Serving as the executor of someone’s last will and testament can be an honor and the most terrifying experience of your life at the same time. By definition, an executor is entrusted with the large responsibility of making sure a person’s last wishes are granted with regard to the disposition of their property and possessions. When it boils down to essentials, an executor of a will is responsible for making sure that any debts and creditors that the deceased had are paid off, and that any remaining money or property is distributed according to their wishes. This is different than having “powers of attorney” which commonly makes health care decisions and is a personal representative of the person. Often, the power of attorney is necessary while someone is still alive, and executor of will occurs only after their death.
What Does an Executor Do? Oversees Disposition of Property and Possessions
Although the law doesn’t require an executor to be a lawyer or financial expert, it does require than every executor fulfill their duties with the utmost honesty and diligence. The legal term for this requirement is a “fiduciary duty,” which holds the executor to act in good faith with regards to a person’s will. An executor is not entitled to proceeds from the sale of property of the estate. Depending on the particular state, generally, an executor is only entitled to a fee as compensation for administering the will. Most states mandate that this fee be reasonable given the size or complexity of the will.
What Does an Executor Do? Fulfills Specific Duties
There are many duties that an executor of a will may have to fulfill, depending upon the complexity of the will and the property to be distributed. These duties normally include:
• Finding the deceased person’s assets. The executor is also responsible for keeping the assets safe until they can be properly distributed to those named in the will or to creditors. This management of assets can include deciding which and what types of assets to sell as well as what kinds of assets and property to keep.
• Deciding if probating the last will and testament in court is necessary. Probating a will is the process of getting a court to approve the validity of the will. The decision of whether or not to probate a will can often depend upon the laws of the state that the will is going to be administered in, as well as the value of the property that will pass via the will.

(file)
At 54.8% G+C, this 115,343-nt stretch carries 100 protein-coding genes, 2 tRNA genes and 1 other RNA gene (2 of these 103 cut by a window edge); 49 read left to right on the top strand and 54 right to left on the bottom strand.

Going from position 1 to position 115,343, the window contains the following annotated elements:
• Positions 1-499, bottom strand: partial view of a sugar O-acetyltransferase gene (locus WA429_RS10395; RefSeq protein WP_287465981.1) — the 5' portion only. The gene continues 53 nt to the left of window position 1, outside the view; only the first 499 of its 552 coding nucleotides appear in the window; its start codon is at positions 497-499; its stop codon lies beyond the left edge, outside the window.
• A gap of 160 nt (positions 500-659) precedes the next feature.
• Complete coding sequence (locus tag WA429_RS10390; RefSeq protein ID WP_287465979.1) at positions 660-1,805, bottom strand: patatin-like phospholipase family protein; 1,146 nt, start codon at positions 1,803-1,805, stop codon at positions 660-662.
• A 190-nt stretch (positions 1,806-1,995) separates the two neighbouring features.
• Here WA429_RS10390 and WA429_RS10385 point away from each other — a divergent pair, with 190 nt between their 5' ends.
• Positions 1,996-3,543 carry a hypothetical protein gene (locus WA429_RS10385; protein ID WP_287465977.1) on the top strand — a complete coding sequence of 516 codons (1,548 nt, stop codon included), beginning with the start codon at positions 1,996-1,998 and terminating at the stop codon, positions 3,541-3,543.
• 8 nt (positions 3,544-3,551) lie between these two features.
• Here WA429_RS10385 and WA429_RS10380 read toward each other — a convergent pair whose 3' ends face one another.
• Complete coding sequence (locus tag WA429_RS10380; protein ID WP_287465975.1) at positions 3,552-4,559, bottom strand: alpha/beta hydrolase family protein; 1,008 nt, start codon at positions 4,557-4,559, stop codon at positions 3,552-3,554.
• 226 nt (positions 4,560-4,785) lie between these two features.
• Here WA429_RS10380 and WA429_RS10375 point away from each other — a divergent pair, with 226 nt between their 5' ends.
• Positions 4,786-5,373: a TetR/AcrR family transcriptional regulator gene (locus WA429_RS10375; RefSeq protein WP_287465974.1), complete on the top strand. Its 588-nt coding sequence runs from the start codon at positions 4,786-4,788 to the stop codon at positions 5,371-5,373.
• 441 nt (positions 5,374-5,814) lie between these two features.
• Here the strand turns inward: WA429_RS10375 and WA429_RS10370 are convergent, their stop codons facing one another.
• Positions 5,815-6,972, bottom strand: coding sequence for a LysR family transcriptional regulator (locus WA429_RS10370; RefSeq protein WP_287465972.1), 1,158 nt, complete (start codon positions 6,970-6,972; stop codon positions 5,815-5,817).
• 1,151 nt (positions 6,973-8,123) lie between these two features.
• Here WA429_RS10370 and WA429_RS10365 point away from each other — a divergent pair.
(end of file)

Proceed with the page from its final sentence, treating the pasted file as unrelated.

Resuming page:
• Finding and contacting the people that were named in a will who are supposed to inherit money or property. The executor is generally in charge of making sure the property that is named in the will goes to the right people.
• Making sure the will is filed in the appropriate probate court. This is generally required by law even if the will does not need to go through probate.
• Wrapping up the deceased’s affairs. This can include everything from canceling credit cards that are still open to notifying a bank about the death of the individual. In addition, if the deceased person was already collecting Social Security benefits, the Social Security Administration should be contacted.
• Setting up a bank account for the estate. Executors are generally required to keep the estate’s money separate from their own funds. Setting up a bank account in the name of the estate can make paying off debts to creditors easier.
• Continuing necessary payments. The funds in the estate’s bank account can be used for making mortgage, insurance, and other recurring payments that need to be paid during the administration of the will.
• Paying off debts and creditors. In general, before any person named in a will can receive any inheritance, the deceased’s debts and creditors need to be paid off. The executor of the will should notify all creditors of the death of the individual and find out how they wish to proceed.